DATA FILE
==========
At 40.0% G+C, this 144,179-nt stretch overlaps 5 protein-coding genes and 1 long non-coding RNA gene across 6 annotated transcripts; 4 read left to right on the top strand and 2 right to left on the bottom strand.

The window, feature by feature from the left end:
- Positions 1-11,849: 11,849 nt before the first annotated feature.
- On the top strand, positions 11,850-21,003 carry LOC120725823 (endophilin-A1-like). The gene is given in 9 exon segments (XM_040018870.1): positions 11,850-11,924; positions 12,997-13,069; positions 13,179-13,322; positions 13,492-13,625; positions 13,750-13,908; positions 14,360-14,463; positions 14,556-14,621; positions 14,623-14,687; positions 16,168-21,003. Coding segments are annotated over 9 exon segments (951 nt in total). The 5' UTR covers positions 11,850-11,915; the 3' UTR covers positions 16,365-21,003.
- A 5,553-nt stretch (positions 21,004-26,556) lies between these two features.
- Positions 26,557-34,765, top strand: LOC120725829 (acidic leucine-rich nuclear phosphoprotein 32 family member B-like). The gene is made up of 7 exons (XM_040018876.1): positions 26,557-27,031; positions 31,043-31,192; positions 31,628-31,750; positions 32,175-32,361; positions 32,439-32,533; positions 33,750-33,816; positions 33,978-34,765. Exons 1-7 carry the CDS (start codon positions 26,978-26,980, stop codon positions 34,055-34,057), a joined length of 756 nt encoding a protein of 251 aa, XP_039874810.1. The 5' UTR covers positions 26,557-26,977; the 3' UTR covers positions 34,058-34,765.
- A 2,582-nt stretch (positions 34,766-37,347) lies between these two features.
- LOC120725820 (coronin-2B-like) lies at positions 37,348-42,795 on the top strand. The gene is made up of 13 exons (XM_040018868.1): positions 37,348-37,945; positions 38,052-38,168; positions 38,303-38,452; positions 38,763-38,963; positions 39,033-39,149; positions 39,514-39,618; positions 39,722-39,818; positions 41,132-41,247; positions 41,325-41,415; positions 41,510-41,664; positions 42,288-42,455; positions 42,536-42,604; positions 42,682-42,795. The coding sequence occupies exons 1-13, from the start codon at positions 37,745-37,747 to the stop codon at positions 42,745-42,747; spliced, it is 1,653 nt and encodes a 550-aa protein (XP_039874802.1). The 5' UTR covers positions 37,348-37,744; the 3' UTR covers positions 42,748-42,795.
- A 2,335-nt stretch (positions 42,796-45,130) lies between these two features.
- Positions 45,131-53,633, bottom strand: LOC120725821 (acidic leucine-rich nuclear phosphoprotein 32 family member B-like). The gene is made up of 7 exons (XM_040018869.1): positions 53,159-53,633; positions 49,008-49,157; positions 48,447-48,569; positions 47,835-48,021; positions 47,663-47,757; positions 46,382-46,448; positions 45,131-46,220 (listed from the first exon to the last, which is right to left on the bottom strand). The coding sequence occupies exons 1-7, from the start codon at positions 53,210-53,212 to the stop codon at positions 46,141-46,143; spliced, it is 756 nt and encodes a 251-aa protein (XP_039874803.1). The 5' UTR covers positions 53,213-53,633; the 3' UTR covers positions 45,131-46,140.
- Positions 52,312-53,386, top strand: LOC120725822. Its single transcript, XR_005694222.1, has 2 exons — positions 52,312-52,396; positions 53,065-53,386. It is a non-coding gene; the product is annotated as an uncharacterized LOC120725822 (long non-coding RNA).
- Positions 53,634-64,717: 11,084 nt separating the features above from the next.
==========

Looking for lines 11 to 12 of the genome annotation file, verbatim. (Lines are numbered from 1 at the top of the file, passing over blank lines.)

- Positions 52,312-53,386, top strand: LOC120725822. Its single transcript, XR_005694222.1, has 2 exons — positions 52,312-52,396; positions 53,065-53,386. It is a non-coding gene; the product is annotated as an uncharacterized LOC120725822 (long non-coding RNA).
- Positions 53,634-64,717: 11,084 nt separating the features above from the next.